Soundscape and Acoustics

Planning Your Soundscape


The first thing to consider when embarking on an outdoor audio project is simply, How big an area do you want to fill with sound? If you only plan to listen on the deck, for example, two box speakers mounted 8 to 10 feet up on the side of the house, angled down toward the middle of the deck, might be enough. But if you have a deck with an adjacent pool or recreation area (or both), you'll need speakers in multiple locations. As a rule, one pair of speakers can cover 200 to 400 square feet. Alternate between left and right channels throughout the area, so wherever you are, you'll always be listening in stereo.

Think about where on the property people will be gathering, and plan for speakers as close as possible to the audience. Otherwise, you'll have to crank the volume too high, risking distorted sound and the ire of your neighbors. To avoid sound traveling where it isn't wanted, try to direct speakers away from neighboring properties wherever possible.

Getting the Best Acoustics
The next question to ask yourself is, What kind of listening do you plan to do? The quality of the experience you seek — soothing background music, hard-driving rock, or symphonies on the lawn — will determine what type of speakers and how much power you need.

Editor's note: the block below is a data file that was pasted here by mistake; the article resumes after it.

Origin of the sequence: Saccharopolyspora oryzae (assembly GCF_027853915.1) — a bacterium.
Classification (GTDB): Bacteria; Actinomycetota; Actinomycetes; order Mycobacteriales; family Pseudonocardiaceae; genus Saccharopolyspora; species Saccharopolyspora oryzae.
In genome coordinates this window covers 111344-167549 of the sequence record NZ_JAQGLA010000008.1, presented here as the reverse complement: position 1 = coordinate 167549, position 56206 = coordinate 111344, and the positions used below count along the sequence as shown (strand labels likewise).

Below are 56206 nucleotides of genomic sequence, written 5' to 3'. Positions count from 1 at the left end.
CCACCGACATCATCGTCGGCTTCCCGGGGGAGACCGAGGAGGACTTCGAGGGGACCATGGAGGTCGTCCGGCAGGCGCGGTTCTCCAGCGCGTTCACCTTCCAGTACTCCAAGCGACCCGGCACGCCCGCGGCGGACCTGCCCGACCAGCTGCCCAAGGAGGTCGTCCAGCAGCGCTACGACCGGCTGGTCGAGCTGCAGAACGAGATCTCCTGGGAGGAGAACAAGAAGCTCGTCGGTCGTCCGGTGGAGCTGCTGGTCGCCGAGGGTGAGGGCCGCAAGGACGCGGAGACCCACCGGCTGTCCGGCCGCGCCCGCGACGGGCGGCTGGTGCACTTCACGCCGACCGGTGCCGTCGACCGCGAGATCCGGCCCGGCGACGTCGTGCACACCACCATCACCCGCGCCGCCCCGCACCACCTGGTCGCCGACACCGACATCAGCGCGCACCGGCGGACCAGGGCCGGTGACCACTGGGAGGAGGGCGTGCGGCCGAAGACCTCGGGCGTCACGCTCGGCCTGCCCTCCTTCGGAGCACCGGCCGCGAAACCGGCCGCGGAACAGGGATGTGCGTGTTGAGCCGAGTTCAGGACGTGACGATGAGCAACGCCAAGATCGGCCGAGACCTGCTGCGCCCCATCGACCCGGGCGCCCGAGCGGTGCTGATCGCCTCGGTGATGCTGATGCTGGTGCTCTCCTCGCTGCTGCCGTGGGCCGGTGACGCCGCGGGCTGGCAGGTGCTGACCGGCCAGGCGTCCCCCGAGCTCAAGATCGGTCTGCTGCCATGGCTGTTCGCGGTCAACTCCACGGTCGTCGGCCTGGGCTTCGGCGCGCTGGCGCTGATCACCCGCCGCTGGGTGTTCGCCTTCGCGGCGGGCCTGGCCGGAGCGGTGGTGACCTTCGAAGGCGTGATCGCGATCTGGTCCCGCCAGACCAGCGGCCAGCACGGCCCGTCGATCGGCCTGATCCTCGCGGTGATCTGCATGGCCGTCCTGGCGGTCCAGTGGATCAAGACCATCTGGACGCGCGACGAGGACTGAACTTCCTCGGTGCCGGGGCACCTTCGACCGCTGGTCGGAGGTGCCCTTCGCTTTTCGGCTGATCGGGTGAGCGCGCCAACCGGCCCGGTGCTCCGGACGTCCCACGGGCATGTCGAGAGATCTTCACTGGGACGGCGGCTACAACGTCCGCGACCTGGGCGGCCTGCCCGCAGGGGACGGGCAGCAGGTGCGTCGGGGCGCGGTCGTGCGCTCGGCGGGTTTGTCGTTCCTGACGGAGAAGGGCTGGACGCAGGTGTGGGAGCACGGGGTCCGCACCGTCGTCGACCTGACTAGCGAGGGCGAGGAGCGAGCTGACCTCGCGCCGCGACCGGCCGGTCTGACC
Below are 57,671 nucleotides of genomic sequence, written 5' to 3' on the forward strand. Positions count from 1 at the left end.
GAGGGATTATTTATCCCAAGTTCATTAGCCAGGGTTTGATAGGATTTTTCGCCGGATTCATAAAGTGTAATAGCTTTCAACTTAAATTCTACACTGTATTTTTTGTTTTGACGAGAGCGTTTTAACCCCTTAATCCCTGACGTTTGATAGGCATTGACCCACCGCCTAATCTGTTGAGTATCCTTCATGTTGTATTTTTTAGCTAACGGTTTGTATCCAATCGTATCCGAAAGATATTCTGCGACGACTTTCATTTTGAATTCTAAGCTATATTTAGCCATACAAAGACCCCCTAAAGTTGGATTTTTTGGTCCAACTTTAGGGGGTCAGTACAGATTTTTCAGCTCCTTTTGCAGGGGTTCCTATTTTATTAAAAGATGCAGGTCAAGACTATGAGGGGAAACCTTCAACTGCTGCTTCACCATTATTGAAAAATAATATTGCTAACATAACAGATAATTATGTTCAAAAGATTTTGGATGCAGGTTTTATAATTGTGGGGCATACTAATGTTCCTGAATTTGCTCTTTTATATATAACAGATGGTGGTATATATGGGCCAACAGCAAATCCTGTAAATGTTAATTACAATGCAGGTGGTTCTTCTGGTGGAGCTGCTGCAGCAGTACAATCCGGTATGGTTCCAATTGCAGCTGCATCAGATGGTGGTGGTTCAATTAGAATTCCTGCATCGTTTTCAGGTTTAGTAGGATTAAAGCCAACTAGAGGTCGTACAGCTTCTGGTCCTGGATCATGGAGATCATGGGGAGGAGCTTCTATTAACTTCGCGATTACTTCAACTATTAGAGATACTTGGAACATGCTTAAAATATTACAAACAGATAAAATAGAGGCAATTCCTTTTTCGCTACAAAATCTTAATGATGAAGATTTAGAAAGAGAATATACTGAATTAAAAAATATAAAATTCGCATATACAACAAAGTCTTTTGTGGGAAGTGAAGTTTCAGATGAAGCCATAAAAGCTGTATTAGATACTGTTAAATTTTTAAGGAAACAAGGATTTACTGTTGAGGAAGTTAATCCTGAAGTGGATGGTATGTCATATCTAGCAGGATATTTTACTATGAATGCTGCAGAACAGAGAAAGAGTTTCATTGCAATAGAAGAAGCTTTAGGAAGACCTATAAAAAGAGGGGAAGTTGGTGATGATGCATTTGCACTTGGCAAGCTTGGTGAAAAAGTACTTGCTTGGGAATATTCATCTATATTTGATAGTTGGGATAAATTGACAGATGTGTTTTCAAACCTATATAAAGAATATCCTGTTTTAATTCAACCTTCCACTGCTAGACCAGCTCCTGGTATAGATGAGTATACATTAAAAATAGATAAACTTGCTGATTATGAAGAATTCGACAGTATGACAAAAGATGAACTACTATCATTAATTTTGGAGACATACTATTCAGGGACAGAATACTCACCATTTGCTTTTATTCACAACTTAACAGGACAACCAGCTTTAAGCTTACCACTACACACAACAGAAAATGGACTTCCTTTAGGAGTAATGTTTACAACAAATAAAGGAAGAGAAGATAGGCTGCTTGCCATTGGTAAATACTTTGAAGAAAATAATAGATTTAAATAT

Most outdoor speakers are "two-way," meaning they consist of a tweeter, which covers the high-tinny sound spectrum, and the woofer, which provides the bass and mid-range sounds. There are also subwoofers disguised as rocks for audiophiles who want to pump up the bass, and omnidirectional speakers that can be buried in the ground and project sound 360 degrees, say from the middle of a flower bed to the areas on either side.

Keep in mind that an outdoor system can't take advantage of the reflective surfaces that make indoor speakers more efficient. "The acoustic realities of an outdoor environment are drastically different," says Tony Satariano, director of sales and marketing for Denver speaker manufacturer Rockustics. "The floor, the walls, the ceiling — all contribute to the fidelity of the speaker. Outside, you don't get that." And you do get ambient noise from passing cars, chirping crickets, and kids at play.

So you need speakers with enough oomph to overcome those natural obstacles, as well as an amplifier with sufficient wattage to power them. The most common mistake people make with outdoor systems is underpowering them, Satariano says, which can lead to distorted sound from overworking the amp or, worse, blown speakers. Most outdoor speakers require at least 40 watts per channel, so make sure your receiver can deliver at least that amount. If your area is large, try to spread the load among multiple speakers. "Use as many speakers as you can," says Scott Trusty. "It's better to use multiple speakers softly than just two speakers trying too hard."

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